12 September 2016
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Facebook has faced renewed criticism over the past week with regards to the level of censorship it imposes over the content appearing on the platform.
It all started when Norwegian writer Tom Egeland posted an update called ‘The Terror of War’, showing several children, including a naked nine-year-old called Kim Phúc fleeing a napalm attack during the Vietnam conflict – an iconic and impactful image. The photo was swiftly removed and his account was suspended citing community guidelines around nudity.
In a flurry of support, major newspapers and the Norwegian Prime Minister all then re-posted the same image on their pages, only to have it consistently taken down by Facebook. A huge number of people complained, and the controversy has created a huge amount of bad feeling towards the platform, forcing them to back down, and reinstate Egeland’s account.
Facebook has not apologised, however, although they have released a statement;
“An image of a naked child would normally be presumed to violate our Community Standards, and in some countries might even qualify as child pornography. In this case, we recognise the history and global importance of this image in documenting a particular moment in time. Because of its status as an iconic image of historical importance, the value of permitting sharing outweighs the value of protecting the community by removal, so we have decided to reinstate the image on Facebook where we are aware it has been removed.”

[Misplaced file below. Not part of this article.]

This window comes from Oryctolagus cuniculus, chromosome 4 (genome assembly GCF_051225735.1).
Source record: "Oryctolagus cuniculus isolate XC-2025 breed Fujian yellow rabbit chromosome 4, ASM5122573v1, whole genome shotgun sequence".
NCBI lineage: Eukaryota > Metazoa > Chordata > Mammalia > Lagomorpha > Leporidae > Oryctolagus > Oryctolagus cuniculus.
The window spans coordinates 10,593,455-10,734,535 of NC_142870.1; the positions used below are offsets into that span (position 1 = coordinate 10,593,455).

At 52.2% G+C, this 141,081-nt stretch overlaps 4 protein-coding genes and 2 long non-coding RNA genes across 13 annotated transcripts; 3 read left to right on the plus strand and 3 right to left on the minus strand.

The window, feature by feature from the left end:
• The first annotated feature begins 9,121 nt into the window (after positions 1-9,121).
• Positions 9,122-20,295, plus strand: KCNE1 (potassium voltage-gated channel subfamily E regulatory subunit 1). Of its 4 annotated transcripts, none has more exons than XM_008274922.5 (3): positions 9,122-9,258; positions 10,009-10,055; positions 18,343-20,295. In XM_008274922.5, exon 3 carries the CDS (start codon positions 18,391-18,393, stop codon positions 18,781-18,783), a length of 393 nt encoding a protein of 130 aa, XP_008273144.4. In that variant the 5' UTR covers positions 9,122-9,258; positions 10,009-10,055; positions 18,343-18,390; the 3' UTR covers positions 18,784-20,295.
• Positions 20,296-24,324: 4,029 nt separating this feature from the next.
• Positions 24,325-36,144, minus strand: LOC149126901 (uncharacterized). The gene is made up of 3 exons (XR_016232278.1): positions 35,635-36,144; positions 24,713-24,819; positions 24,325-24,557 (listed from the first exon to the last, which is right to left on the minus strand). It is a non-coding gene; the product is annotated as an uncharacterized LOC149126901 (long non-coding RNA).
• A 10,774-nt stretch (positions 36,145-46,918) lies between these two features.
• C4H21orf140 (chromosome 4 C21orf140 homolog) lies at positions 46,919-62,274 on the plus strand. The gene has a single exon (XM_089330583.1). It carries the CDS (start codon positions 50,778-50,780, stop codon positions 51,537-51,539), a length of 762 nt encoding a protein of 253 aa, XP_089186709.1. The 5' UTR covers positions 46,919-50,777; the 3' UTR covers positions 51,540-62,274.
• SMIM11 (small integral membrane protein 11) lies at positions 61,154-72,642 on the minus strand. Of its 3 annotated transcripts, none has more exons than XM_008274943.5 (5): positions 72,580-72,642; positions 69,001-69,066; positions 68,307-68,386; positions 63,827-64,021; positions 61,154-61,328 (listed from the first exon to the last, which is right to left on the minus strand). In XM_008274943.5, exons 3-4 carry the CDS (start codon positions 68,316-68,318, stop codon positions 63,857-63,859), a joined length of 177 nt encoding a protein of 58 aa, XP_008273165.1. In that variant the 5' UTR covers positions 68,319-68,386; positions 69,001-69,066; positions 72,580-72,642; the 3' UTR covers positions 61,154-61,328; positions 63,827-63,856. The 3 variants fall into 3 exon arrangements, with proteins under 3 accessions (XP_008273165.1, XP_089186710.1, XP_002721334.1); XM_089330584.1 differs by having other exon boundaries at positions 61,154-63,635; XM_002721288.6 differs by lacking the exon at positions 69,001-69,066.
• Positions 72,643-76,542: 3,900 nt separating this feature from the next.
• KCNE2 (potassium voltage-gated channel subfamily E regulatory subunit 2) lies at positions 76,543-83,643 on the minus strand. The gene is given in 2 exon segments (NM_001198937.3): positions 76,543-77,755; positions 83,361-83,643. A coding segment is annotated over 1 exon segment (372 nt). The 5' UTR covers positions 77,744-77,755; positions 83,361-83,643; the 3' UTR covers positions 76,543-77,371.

The social giant said it will also adjust review mechanisms to permit sharing of the image going forward, which could take a few days. However, the whole furore raises some interesting questions about how Facebook operates and chooses to censor. They recently removed their human team of editors, and now an algorithm looks after the trending content – there have been some pretty major hiccups on the trending content lately – including trending a fake story on Megyn Kelly, and a 9/11 conspiracy theory.
Perhaps Facebook need to accept that human interactions are something far too complex for a computer program to understand and that they should employ well trained, media savvy editors with a background in journalism? The stories they feature not only need to stand up to robust fact-checking, they must also be unbiased and balanced – something that at the moment doesn’t seem to be the case.